Newest Outrage in the Diversity Wars: Cartoon Villains with Accents. [VIDEO]

Newest Outrage in the Diversity Wars: Cartoon Villains with Accents. [VIDEO]

Newest Outrage in the Diversity Wars: Cartoon Villains with Accents. [VIDEO]

I don’t know whether to laugh or cry at this latest incident of hand-wringing over diversity. It seems there’s a professor of child study and development at Tufts University who’s very concerned about cartoon villains. It’s because they speak in ‘foreign accents,’ which are ‘sending a dangerous message to kids about diversity.’

Oh, FFS.

Moreover, Calvin Gidney and a colleague have been studying this since 1998. Yes, villains with foreign accents in children’s cartoons have been a burr in his backside for 20 years. I think that’s waaaay to long to be obsessed about something so trivial, don’t you? Because they’re just freakin’ cartoons!

Gidney first became alerted to this terrible menace when he saw the film The Lion King. He noticed that the hero lion, Mufasa, spoke with an American accent. However, his rival, Scar, had a British accent. Never mind that Jeremy Irons, the legendary British actor, voiced the character of Scar. It’s a trend, says Gidney. His study finds that ‘the most wicked foreign accent of all was British English,’ followed by German and Slavic accents.

Well, this is a twist. How many times have you seen the diversity police worried about Europeans? After all, they’re white! I thought only ‘people of color’ were victims of bigotry.

Maybe not. Maybe we’re coming to a point where everyone is a victim.

Which means, of course, if everyone’s a victim, then no one is a victim, right?

But European villains in cartoons are nothing new, especially to those of us who grew up as Baby Boomers. We spent our Saturday mornings howling at the mishaps of the Russian spy couple Boris Badenov and Natasha Fatale on The Adventures of Rocky and Bullwinkle. Hey, the Soviets hated Americans, and we hated them right back. That was de rigueur for us Cold War Kids. We were trained from an early age just who our enemies were.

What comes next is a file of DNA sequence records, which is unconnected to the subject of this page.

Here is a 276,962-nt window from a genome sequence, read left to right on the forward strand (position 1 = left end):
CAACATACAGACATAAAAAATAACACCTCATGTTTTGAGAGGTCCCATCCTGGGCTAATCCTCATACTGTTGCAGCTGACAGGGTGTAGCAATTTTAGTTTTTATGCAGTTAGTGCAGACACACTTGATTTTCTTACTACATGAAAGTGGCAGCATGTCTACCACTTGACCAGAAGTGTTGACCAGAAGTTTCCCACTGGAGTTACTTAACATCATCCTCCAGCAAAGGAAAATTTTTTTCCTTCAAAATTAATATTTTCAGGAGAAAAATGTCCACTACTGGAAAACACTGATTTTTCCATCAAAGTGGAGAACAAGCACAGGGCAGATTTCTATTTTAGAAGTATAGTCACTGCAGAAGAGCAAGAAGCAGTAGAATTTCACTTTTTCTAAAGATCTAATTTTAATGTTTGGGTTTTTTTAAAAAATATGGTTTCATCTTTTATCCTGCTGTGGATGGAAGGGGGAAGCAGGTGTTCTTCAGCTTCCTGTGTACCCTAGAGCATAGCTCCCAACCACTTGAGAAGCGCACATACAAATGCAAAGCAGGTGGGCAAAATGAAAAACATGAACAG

Boris and Natasha weren’t the only foreign villains on that cartoon, either, because there was also “Fearless Leader.” I don’t think he had a name, but he had a monocle, a wicked scar, and a heavy German accent. After all, many of our fathers fought the Germans in World War II, so it was natural to have an evil German in the mix, too.

And the happy-go-lucky French were mocked as well. While not a villain, Pepe Le Pew was a confused skunk who thought he was a great lover, le grand amant, as is said in French. But nowadays Gidney and Co. would call poor Pepe a ‘sexual harasser,’ or something.

So how in the world did we grow up to have any sort of respect for anyone else? Especially immersed in such a cesspool of political incorrectness?

It’s simple, really. I can’t speak for everyone of my generation, of course, but my parents raised me to have manners. My religious faith taught me that God loves all people, no matter their race or nationality. Moreover, I didn’t need some overwrought professor of child study to direct what I saw on TV — my parents did that. It was their job, and they did it well.

But back to the image of the Bad Brit as Evil Villain.

One British company relishes the image of the British Bad Guy. Jaguar Land Rover is making hay out of that reputation with this advertising campaign.

Not only does the campaign feature renowned British actors like Ben Kingsley, Mark Strong, and Tom Hiddleston, one installment uses physicist Stephen Hawking as well.

So maybe — according to Jaguar, anyway — the British do make the best villains. Frankly, I’d just like to tell professor Calvin Gidney to go pound sand. While I’m drinking a good English cuppa in fine China, my pinkie finger extended, of course.

Written by

Kim is a pint-sized patriot who packs some big contradictions. She is a Baby Boomer who never became a hippie, an active Republican who first registered as a Democrat (okay, it was to help a sorority sister's father in his run for sheriff), and a devout Lutheran who practices yoga. Growing up in small-town Indiana, now living in the Kansas City metro, Kim is a conservative Midwestern gal whose heart is also in the Seattle area, where her eldest daughter, son-in-law, and grandson live. Kim is a working speech pathologist who left school system employment behind to subcontract to an agency, and has never looked back. She describes her conservatism as falling in the mold of Russell Kirk's Ten Conservative Principles. Don't know what they are? Google them!

  • GWB says:

    So how in the world did we grow up to have any sort of respect for anyone else? Especially immersed in such a cesspool of political incorrectness?
    Maybe… jussssst maybe……
    We knew they were friggin’ cartoons?!?